000 7.000 people . The number of Russian mobile telephones per capita now stands at roughly 61% of the G6 average. lagging the developed world by roughly five years. which now outstrip mainlines worldwide. the BRICs’ average mobiles per capita surpassed the world average for the first time. But mainlines have been eclipsed by the phenomenal growth in mobile phones. versus 35% on average for the BRICs.000 8. .000 3. . .000 0 Brazil Source: World Bank Electricity Consumption Shows Wide Divergence ■ Average BRICs electricity consumption is three times lower than that of the G6 and is roughly equal to the world average level. In 2004. The prevalence of mobile telephones in the BRICs has grown exponentially since 2000. Russia is the outlier on the high end. compared with 6% growth in the G6 and 57% growth worldwide between 1995 and 2004. ■ China India Rus s ia BRICs G6 118 . as well as in each of the BRICs. Especially by Mobile ■ 1000 900 800 700 600 500 400 300 200 100 0 95 96 97 98 99 00 01 02 03 04 05 Source: World Bank Brazil Russia India China BRICs Average G6 Average W orld ■ kWh per capita Per Capita Ele ctricity Consumption Group Average W orld LIC 9. .000 2. with the number of mainline telephones per capita increasing over 157%. Per capita consumption in India is just 6% of the G6 level and only slightly above the average of low-income countries globally. ■ 900 800 700 600 500 400 300 200 100 0 Brazil Rus s ia India China BRICs G6 Source: World Bank Both mainline and mobile telephone penetration in the BRICs have seen a sharp increase in the last 10 years. Russia has seen the most rapid increase. India is the clear laggard in both mainlines and mobiles per capita. Per capita consumption in the other BRIC countries is much lower. with the number of mobiles per capita more than quadrupling between 2002 and 2004.000 4. it consumes as much electric power per capita as Italy and about 70% of the G6 average. despite its growing international role as an outsourcing centre. ■ Subscribers per Explosive Grow th In Mobile Phone s 1.000 people Mobile s Outpa ce Ma inline s Mainlines Mobiles W orld Mainlines Average W orld Mobiles Average Calling the BRICs .Building the BRICs: Infrastructure Opportunities Lines per 1.000 5.000 1.000 6.

probably helped by its higher population density. This is one sector in which India trumps the other BRICs: its road density is nearly 70% of the G6 average and 18 times the world average. Russia is the only BRIC country with road density below the world average. This suggests that further growth and development is needed to close the service gap between urban and rural populations. versus 27% and 26% for China and India. Both Brazil and Russia began with higher levels of urbanisation in 1990. Source: World Bank Water Access Urbanisation .000 800 600 400 200 0 Brazil Source: World Bank India Leads the Way in BRICs Road Networks Road networks across the BRICs are much less developed than in the G6. In contrast. compared with just 30% in India and 44% in China in 2002. As the urbanisation gap has closed. as 75% of the population in Brazil and 87% in Russia have access to sanitation facilities. . However. so too has access to safe water: progress in India and China pushed the share of the BRICs population with access to improved water sources from 79% to 87% between 1990 and 2002. 119 BRICs Average . While Sanitation Has Further To Go Access to ‘improved’ sanitation facilities is also closely tied to the level of urbanisation. % Population Access to Improved Sanitation Facilities 100 90 80 70 60 50 40 30 20 Brazil Russia India China Note: Russia data is f or 2003.km Road Netw ork Group Average World HIC 1. . Increasing With 1990 2002 ‘Improved’ water access in the BRICs is closely tied to urbanisation levels.000 sq.800 1. . India’s gains have outstripped its pace of urbanisation growth.200 1. . Source: World Bank .Building the BRICs: Infrastructure Opportunities Km per 1.400 1. Russia India China BRICs G6 % Population Access to Improved W ater Source 1990 2002 100 95 90 85 80 75 70 65 60 Brazil Rus s ia India China Note: Russia data is f or 2003. there is a striking contrast within the BRICs.600 1. with 75% and 73% of the population living in urban areas. BRICs Average China and India accounted for most of the 11% growth in the BRICs average access to improved sanitation facilities between 1990 and 2002. compared with water access. Brazil and Russia posted only marginal improvement. with road density on average only one-quarter the G6 level. due to the extremely limited network in Siberia.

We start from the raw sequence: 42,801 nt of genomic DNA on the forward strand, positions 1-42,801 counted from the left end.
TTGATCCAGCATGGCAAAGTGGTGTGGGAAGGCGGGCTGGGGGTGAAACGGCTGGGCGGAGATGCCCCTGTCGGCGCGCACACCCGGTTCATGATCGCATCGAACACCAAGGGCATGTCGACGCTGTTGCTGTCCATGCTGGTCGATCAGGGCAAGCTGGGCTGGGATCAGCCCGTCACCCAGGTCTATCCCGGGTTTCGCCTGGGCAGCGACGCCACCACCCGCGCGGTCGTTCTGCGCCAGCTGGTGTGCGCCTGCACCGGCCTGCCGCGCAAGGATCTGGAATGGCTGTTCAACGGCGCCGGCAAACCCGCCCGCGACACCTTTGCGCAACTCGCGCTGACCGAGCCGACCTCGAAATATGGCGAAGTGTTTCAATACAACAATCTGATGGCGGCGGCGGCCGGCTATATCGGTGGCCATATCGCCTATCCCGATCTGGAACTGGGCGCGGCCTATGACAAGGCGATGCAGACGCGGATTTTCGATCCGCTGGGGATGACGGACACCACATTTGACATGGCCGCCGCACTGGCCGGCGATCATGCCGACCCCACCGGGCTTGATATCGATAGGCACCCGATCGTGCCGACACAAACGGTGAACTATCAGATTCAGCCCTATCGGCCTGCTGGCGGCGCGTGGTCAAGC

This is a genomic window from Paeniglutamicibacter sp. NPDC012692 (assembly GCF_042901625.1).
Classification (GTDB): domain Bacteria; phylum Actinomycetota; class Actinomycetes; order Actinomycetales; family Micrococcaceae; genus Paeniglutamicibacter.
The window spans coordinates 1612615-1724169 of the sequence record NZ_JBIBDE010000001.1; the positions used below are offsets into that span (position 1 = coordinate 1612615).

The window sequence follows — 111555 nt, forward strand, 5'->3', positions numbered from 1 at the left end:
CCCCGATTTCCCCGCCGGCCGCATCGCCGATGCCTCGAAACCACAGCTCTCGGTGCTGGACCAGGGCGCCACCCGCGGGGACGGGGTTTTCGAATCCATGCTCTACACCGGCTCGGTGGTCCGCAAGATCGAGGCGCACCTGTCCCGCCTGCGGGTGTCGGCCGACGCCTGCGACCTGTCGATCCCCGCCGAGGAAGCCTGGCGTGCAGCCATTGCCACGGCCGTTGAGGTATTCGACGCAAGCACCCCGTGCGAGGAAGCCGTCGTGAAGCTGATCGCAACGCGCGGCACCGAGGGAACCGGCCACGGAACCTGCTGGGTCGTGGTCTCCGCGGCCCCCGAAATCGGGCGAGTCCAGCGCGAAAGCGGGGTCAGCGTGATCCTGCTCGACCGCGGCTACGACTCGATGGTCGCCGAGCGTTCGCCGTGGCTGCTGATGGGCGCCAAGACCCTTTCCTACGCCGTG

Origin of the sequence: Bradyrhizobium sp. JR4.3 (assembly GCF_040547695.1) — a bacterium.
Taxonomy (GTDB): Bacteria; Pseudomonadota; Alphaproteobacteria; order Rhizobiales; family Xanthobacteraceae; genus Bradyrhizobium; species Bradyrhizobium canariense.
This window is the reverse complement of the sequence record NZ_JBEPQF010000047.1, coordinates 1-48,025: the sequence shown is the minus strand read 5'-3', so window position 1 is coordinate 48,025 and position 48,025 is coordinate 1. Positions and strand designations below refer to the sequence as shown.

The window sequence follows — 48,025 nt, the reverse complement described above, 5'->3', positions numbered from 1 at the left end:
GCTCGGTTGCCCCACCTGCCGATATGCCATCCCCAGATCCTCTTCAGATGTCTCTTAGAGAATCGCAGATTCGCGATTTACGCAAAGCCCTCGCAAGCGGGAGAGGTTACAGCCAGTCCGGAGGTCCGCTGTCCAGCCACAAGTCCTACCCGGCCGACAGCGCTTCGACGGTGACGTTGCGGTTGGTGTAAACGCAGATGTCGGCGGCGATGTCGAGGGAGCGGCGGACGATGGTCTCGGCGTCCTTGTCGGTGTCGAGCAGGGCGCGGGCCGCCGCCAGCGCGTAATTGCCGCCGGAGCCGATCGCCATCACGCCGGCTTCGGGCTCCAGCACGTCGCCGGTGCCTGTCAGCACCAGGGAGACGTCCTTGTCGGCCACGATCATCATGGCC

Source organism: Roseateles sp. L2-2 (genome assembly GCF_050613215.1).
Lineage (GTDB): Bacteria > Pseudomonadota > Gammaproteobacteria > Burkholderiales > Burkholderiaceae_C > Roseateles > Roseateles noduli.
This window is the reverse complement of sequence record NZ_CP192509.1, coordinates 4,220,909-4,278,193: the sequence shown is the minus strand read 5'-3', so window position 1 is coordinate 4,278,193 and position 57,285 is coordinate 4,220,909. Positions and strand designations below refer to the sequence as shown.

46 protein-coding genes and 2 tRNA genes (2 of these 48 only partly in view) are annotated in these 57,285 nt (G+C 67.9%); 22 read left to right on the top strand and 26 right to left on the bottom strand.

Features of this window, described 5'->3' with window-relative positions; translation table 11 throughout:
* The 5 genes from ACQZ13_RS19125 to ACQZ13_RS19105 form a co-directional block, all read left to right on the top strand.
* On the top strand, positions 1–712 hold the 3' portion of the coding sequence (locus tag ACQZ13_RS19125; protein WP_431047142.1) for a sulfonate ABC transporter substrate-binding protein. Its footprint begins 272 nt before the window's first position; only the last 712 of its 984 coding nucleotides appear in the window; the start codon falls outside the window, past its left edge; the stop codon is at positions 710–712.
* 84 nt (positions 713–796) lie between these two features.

and despite a mild recovery in 2004. accounting for over 45% of total private inward investment to the BRICs over the past 15 years. China tops the list. ■ ol Source: World Bank Private Participation in Inf rastructure Database % Total World Ar C M Th Tota l Inve stment in Infra structure Total Inves tm ent in Infras tructure Projects with Private Participation by 10 9 8 7 6 5 4 3 2 1 0 China Diverging Stories in Telecoms and Water Investment ■ Energy Telcom Transport W ater and sewage Telecoms has been the most successful sector in attracting private investment. they remain only half the peak in 1998. China is ranked third (behind Argentina) and India fifth (behind Mexico). 1990-2004 450 400 350 300 250 200 150 100 50 0 ia le a si a ic o bi a ay si a in az a In d om Ch us ex Br nt C R ge M al ail an in hi d il China Leading by Infrastructure Projects ■ Number of All four BRICs are among the top 10 countries ranked by the number of infrastructure projects with private participation since 1990. Brazil is in the leading position. 1990-2004 Num ber of infras tructure projects with private participation. Improvements in regulatory regimes could significantly boost the potential for private-sector investment in BRICs water and sanitation utilities. In Dollar terms. having received almost 19% of total investment since 1990. Brazil India Russia Source: World Bank Private Participation in Infrastructure Database ■ 120 . accounting for almost 15% of total projects. when Brazil divested the Telebras system. Flows fell significantly after the bursting of the technology bubble. with most going to Brazil and China. Water has received a mere 3% of total BRICs investment.Building the BRICs: Infrastructure Opportunities Number of projects Top 10 Countries by Number of Infrastructure Projects. followed by Brazil with 9% and Russia with 6%. however.